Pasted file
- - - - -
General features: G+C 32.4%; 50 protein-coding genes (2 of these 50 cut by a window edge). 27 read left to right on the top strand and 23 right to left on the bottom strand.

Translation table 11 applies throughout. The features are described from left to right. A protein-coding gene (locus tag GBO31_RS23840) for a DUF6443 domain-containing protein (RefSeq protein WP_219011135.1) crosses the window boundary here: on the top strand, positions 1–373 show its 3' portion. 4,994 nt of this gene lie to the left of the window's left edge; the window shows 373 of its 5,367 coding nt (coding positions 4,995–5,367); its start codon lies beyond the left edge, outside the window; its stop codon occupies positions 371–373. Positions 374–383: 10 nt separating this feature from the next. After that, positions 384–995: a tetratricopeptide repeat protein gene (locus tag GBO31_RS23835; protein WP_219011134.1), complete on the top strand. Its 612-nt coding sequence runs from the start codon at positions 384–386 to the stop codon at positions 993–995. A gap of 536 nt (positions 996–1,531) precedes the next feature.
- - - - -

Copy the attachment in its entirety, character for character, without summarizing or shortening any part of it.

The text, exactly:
General features: G+C 32.4%; 50 protein-coding genes (2 of these 50 cut by a window edge). 27 read left to right on the top strand and 23 right to left on the bottom strand.

Translation table 11 applies throughout. The features are described from left to right. A protein-coding gene (locus tag GBO31_RS23840) for a DUF6443 domain-containing protein (RefSeq protein WP_219011135.1) crosses the window boundary here: on the top strand, positions 1–373 show its 3' portion. 4,994 nt of this gene lie to the left of the window's left edge; the window shows 373 of its 5,367 coding nt (coding positions 4,995–5,367); its start codon lies beyond the left edge, outside the window; its stop codon occupies positions 371–373. Positions 374–383: 10 nt separating this feature from the next. After that, positions 384–995: a tetratricopeptide repeat protein gene (locus tag GBO31_RS23835; protein WP_219011134.1), complete on the top strand. Its 612-nt coding sequence runs from the start codon at positions 384–386 to the stop codon at positions 993–995. A gap of 536 nt (positions 996–1,531) precedes the next feature.